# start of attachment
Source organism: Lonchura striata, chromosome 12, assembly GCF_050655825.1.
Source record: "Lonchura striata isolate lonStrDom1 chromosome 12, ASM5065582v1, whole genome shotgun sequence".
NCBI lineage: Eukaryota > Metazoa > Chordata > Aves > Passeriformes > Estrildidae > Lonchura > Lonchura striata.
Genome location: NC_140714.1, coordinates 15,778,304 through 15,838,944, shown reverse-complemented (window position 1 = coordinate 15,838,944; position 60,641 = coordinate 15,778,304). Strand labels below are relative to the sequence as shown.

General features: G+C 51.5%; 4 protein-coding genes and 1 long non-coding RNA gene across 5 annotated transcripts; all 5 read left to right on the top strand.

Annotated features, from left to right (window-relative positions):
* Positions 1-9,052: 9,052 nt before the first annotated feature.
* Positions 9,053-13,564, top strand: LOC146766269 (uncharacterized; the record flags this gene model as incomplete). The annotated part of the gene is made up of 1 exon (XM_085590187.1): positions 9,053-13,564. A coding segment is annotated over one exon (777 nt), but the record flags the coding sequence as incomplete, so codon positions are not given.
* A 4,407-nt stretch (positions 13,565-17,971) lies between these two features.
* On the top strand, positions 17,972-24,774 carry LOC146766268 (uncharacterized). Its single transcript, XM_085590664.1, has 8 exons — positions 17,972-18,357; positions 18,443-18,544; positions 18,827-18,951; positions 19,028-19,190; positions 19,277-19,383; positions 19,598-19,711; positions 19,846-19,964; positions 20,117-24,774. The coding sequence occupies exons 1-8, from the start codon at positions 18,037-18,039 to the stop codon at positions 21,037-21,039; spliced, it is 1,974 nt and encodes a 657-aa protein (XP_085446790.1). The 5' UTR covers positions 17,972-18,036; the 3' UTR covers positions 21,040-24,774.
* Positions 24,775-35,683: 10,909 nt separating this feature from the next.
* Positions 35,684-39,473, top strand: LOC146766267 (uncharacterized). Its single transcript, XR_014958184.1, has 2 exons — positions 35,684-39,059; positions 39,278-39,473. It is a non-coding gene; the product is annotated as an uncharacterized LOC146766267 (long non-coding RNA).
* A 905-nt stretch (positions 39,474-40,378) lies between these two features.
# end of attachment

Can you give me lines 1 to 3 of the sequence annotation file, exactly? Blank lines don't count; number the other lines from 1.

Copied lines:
Source organism: Lonchura striata, chromosome 12, assembly GCF_050655825.1.
Source record: "Lonchura striata isolate lonStrDom1 chromosome 12, ASM5065582v1, whole genome shotgun sequence".
NCBI lineage: Eukaryota > Metazoa > Chordata > Aves > Passeriformes > Estrildidae > Lonchura > Lonchura striata.